7.6 The Critic

Disclaimer: In case you didn’t know, I am not a medical doctor. Some of the information in the following piece is purely my opinion and the various results are based on my own personal experiences. Good, that’s out of the way.

A couple of years ago, I took an improv course at Second City. During one of the first classes, we did an exercise where the teacher asked us all to pretend we were animals. Along with the animalistic movements, we were to add noises - grunts, growls and such. I thought to myself, I feel so stupid doing this. I looked out over the class, at all these grown adults making animal noises and learned something. We were in a closed classroom, the teacher encouraged us to go as far as we could and everyone there was acting like idiots. It wasn’t the teacher or anyone else in that room stopping me from acting like an animal, it was me. There was a voice in my head that told me how stupid I looked, how stupid I was for signing up for this class, how ridiculous the entire endeavour was and that I should just leave.

That damn voice has been there for as long as I can remember. I think, or at least hope, that other people have the same one in their head. Imagine that, we are all individuals with distinct personalities, but one thing that potentially binds us is a similar voice of contempt for ourselves. Maybe some people don’t have that critical voice in their head, to which I say to them, Either you’re fooling yourself or you’re some kind of evolved species.

A few years ago, I had a writing teacher that told us about the two voices in our head. Within a paragraph, I’ve upped the ante to two voices. By the end of this piece, I might realize I have multiple personalities. Anyway, she told us that there is the voice of the devil, not in a theological sense, just the side of us that holds us back and stops us from doing things. The other one is a doubting voice, not necessarily bad, it just keeps us in check, makes sure we’re making the right decisions. I could do with a little less devil and a little more doubting. The devil is loud and obnoxious and tends to get his way.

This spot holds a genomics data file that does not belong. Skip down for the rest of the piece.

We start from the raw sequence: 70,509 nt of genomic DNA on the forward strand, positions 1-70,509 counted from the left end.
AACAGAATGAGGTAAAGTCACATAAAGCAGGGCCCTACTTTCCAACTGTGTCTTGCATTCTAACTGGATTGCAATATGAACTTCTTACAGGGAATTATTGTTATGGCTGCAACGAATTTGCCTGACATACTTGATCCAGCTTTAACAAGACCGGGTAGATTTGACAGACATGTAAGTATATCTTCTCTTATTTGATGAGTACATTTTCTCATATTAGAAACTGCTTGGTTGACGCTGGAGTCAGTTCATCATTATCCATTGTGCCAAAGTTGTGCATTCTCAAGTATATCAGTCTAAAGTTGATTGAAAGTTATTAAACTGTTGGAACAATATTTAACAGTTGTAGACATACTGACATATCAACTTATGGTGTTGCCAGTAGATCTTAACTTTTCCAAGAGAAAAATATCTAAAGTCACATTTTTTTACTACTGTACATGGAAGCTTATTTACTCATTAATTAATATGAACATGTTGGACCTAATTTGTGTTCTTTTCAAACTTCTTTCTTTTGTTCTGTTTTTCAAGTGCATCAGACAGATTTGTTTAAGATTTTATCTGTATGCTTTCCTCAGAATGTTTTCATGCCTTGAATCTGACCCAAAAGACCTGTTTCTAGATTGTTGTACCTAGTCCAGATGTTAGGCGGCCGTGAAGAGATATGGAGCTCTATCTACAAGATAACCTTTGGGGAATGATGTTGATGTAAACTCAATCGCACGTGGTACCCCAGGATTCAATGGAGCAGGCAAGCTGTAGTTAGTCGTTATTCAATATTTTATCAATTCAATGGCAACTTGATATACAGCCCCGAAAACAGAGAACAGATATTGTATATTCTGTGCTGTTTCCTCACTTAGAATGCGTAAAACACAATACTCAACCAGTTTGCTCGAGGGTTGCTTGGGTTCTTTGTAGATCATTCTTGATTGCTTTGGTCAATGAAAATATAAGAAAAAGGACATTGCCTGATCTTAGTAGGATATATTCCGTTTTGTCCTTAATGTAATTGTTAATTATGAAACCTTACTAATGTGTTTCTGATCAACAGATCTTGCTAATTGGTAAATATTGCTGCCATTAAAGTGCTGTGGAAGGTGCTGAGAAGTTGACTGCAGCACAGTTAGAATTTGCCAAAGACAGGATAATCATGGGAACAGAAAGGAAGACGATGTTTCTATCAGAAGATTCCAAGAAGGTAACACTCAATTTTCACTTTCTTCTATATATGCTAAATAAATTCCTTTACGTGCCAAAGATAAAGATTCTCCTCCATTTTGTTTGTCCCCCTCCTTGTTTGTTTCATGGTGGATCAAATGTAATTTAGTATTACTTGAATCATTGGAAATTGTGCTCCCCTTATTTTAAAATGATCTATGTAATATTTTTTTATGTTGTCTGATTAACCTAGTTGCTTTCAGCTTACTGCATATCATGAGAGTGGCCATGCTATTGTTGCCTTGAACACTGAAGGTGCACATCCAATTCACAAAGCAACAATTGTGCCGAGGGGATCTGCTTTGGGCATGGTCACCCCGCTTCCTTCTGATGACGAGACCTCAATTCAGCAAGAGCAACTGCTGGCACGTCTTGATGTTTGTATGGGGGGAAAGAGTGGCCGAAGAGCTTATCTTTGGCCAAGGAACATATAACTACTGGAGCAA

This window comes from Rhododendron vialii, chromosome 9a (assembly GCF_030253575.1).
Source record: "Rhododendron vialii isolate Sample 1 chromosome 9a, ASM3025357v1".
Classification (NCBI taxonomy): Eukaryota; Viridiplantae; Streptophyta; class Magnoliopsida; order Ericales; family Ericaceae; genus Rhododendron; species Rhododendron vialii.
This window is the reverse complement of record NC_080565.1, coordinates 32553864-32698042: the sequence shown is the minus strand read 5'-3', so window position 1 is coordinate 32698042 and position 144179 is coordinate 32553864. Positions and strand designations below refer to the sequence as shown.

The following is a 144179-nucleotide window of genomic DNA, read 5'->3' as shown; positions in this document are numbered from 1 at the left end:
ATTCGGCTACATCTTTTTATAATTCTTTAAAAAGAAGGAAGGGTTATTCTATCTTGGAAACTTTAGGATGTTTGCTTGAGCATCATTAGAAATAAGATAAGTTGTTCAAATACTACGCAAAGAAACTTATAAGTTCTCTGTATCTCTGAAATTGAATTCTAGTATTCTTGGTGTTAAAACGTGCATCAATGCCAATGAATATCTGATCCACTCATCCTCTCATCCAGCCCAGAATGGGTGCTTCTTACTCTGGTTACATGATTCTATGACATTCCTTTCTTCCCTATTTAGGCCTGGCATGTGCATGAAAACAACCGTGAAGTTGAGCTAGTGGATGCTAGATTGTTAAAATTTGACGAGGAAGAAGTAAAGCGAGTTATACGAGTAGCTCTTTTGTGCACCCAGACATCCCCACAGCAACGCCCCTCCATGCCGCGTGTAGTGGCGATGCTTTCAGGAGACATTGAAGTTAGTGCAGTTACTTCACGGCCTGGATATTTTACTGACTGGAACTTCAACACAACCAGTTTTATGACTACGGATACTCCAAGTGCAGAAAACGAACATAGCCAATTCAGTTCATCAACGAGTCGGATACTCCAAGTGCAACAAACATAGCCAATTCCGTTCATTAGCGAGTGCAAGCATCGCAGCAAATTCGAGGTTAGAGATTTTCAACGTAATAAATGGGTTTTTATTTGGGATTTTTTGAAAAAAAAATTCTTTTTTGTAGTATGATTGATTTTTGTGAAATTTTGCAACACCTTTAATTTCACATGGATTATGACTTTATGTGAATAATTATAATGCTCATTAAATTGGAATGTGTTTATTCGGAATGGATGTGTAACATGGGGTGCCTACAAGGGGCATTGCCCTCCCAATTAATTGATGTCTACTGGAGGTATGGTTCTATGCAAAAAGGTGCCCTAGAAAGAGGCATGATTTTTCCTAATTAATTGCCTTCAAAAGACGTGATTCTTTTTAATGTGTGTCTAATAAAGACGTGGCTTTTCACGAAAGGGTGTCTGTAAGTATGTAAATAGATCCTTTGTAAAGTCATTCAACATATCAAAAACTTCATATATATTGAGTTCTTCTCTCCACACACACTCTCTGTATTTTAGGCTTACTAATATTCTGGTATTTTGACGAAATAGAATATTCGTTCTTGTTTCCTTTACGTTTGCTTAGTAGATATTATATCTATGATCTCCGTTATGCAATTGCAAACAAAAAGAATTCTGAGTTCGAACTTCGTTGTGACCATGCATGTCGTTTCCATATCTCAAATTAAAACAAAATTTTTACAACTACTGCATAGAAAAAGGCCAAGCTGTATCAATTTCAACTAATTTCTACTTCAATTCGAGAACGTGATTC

For me, the devil has been a kind of shadow, a dark figure that follows me around. He’s faceless and has a voice like he’s chewing on charcoal. He wears all black, including a black fedora with a long brim that dips down over his featureless face. But he hasn’t been following me around as much lately. Here’s why.

A couple of months ago, I was in a car accident and suffered a concussion. I went to some pretty dark places, got depressed and felt all sorry for myself. My mother gave me a book called Superbetter by Jane McGonigal. She is a game designer and went through many of the same problems I did in the aftermath of the concussion. So, she designed a game to help heal her brain.  As in a lot of video games, you create a persona and play as a character. There are power ups, quests and bad guys. The difference is that the power ups and quests are all designed to keep you on track to do things that are good for you and for healing your concussion. You can also create bad guys to fight and eventually conquer.

I thought about this and the devil came to mind. But I did something a little different. Because the devil is so critical of what I do, I decided to call him The Critic. You can upload photographs to represent the different bad guys you create, and I immediately thought of the animated show from the 1990s called The Critic, created by Matt Groaning and which starred Jon Lovitz. If you remember this show, the main character is hardly what comes to mind when you think of the devil. It made me laugh. By personifying this voice in my head as an animated Jon Lovitz, it somehow instantly disarmed the ambiguous nature of this part of my brain. With ambiguity comes fear and uncertainty. With The Critic came an image that I could deal with easily.

The video game Superbetter led to other forms of positive rehabilitation. I was told not to use my brain, that it needed time to heal. Although I do agree with this, at the same time, it was my need to use my head that made me better. Yes, at times I pushed myself and paid for it. Maybe I’m still not completely there, but it was the creative activities that I’m involved with that made the different.

Having to do podcast interviews or prepare a story to share in front of a roomful of people, whatever the case, I needed to exercise my brain in order for it to work for me the way it used to. I understand that concussions are still a mystery. The severity of them can vary and the symptoms are all over the map. For me, what I needed to do was start thinking creatively again. I needed to uncross whatever wires got crossed. One of those wires was turning the shadow of the devil into the ridiculousness of The Critic.